20 May 2018

Divine (or Something Akin To It) Intervention

The rain poured down as a fitting tenor for the day. I pulled my car into the parking garage just like I do most days of the week. The distinctive voice of Matthew Sweet pealed from the radio, with lyrics I already knew but could not help but feel as needles under my skin.

I cannot understand my God I don't know why it gets to meOne day my life is filled with joyAnd then we find we disagreeAll depending on hisDivine intervention*

In the space. I hesitated before killing the engine. I had no real desire to hear the next verse, yet could not bring myself to turn off the radio. It was going to start with that line, you know the one, where Sweet sings “Does he love us? Does he love us?” Gets me every time. The question haunts me often, as it has starting in particular about fifteen years ago. That was the time when I lost my first two children. It seems cool, rainy days have a penchant for resurrecting memories.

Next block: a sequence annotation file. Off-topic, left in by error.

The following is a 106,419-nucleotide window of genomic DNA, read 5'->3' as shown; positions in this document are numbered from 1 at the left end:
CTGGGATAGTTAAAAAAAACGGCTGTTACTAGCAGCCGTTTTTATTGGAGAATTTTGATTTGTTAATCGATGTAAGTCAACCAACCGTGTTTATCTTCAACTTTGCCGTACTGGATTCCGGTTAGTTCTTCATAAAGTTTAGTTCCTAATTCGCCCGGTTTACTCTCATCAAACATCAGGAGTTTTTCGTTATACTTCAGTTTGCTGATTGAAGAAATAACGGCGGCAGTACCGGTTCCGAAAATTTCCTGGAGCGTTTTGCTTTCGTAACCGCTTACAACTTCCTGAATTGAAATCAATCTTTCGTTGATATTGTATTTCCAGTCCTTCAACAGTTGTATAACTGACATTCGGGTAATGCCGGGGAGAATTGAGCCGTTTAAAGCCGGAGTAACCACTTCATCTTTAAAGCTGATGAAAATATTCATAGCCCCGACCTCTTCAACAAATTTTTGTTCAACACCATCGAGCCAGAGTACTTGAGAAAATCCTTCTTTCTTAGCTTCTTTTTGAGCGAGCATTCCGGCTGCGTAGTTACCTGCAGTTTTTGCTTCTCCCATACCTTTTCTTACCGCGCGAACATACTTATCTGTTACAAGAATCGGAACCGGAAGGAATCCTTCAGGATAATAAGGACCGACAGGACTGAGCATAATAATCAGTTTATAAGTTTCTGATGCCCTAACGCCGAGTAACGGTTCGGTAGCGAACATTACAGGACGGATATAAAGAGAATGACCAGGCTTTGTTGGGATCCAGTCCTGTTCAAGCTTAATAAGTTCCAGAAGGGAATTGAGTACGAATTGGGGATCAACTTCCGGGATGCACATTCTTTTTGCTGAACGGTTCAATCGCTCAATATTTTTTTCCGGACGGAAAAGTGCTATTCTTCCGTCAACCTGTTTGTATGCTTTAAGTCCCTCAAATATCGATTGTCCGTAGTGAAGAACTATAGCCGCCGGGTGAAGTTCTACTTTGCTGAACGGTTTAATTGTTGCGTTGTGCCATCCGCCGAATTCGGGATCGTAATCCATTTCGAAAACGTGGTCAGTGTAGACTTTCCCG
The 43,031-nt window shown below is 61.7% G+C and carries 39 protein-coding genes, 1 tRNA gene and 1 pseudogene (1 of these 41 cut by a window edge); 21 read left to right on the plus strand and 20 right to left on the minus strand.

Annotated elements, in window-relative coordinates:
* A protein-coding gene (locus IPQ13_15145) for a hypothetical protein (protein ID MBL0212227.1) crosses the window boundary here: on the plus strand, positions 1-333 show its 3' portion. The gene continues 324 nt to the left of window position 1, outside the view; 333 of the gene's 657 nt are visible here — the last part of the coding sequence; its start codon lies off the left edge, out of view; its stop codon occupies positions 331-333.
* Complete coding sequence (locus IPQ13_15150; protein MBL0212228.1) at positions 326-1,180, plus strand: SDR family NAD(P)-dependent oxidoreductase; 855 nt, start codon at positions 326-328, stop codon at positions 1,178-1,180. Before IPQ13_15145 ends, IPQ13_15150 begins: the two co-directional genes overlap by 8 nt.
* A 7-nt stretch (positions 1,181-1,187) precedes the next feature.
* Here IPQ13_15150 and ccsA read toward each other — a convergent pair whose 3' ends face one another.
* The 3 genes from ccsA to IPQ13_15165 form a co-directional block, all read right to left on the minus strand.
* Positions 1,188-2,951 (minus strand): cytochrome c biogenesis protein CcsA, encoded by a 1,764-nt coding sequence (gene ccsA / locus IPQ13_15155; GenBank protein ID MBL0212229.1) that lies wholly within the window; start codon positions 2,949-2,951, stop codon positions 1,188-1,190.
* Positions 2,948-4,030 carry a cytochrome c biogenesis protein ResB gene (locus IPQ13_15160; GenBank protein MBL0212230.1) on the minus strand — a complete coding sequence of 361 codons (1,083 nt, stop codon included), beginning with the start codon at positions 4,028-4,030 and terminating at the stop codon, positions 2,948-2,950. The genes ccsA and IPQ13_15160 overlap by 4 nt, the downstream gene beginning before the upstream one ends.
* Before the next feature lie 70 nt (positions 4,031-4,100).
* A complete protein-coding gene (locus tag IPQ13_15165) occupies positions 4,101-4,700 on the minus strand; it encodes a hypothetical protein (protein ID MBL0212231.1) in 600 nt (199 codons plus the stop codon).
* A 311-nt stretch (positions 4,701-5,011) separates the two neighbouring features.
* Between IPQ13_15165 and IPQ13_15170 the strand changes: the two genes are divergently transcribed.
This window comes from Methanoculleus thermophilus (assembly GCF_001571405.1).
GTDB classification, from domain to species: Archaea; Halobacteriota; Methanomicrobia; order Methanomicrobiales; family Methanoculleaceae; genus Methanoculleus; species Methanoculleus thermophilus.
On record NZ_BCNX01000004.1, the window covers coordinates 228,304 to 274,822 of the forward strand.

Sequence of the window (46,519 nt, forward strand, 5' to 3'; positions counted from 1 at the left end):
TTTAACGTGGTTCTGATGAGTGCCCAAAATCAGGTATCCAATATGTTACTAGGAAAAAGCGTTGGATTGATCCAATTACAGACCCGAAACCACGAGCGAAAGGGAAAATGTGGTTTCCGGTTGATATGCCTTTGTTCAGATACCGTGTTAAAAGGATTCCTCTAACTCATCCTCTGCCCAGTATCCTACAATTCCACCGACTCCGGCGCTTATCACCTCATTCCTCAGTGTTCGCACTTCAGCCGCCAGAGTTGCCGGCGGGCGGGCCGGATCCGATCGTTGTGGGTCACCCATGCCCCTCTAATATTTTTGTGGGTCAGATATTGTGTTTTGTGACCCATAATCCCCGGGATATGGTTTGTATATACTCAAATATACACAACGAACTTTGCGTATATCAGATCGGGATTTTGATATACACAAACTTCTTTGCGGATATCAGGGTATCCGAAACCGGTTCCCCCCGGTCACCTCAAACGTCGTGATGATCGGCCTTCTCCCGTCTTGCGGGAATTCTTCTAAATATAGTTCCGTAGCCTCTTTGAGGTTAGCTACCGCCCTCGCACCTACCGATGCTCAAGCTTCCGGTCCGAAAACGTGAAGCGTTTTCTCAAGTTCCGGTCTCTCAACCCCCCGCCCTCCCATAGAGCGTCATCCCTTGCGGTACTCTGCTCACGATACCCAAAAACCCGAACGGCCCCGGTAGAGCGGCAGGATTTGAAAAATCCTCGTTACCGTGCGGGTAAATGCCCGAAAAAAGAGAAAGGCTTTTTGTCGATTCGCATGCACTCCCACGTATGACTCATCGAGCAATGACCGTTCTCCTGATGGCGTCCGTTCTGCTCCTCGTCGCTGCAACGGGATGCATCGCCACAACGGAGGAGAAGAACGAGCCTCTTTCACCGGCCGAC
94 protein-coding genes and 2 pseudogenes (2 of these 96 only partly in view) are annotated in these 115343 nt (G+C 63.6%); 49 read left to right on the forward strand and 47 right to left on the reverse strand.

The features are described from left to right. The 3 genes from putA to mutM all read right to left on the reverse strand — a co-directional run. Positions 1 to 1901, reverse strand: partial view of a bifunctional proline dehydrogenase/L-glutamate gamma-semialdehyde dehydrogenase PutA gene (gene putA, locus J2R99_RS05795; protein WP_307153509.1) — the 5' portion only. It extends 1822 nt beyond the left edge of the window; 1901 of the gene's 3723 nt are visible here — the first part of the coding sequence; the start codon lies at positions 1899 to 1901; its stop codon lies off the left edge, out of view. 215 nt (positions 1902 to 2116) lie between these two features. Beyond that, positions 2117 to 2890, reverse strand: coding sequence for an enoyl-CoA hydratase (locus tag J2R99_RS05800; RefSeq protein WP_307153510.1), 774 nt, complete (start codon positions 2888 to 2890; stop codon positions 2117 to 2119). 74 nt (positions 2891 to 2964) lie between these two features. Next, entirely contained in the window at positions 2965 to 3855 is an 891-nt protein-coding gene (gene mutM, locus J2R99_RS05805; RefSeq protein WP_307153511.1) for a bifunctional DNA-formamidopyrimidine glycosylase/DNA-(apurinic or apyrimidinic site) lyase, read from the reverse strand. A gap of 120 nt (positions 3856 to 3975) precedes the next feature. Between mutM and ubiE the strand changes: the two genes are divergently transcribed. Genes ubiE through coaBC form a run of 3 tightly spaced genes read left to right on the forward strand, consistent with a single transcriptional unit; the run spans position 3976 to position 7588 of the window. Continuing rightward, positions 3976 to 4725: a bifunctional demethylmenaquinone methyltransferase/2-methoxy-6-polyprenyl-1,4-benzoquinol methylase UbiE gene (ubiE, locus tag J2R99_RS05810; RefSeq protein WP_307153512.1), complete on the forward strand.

I toughed it out through the end of the song. For what it’s worth I actually do like it. Matthew Sweet has pulled off the rare trick of writing a song about God that is neither cloyingly adoring nor furiously critical, and thereby appealing to me. The approach and the style I find interesting. I can listen to it with no eye rolling or agitation.

Certain days, however, with their combination of mood and weather in conjunction with a certain song can really land a punch on me. Rainwater slid with languid grace down the windshield as I waited. The parking garage had the feel of an aging mausoleum. Grimy surfaces, dim light, cold echoes of traffic and machines. The song ended, the engine sputters out, my head sags to the wheel under the peculiar weight of my five-plus decades on earth. I was having trouble breathing.

The steering wheel was cool on my forehead. I held it there for a few moments, listening to my breath while I meditated on the necessity of exiting the car and walking to the office. Rain continued to fall. The world continued to turn. Memories swirled together with weariness over a life gone akimbo, a little dizziness took hold and I wondered if maybe I should just turn around and go home, go back to bed.

But I didn’t. Work to be done and the need to eat got me out of the car and headed for the street. The song echoed in my head, lyrics messing with my heart. I did look around, and what I saw was far from destruction, yet I could not help but wonder how much longer any one of us can keep counting on divine intervention.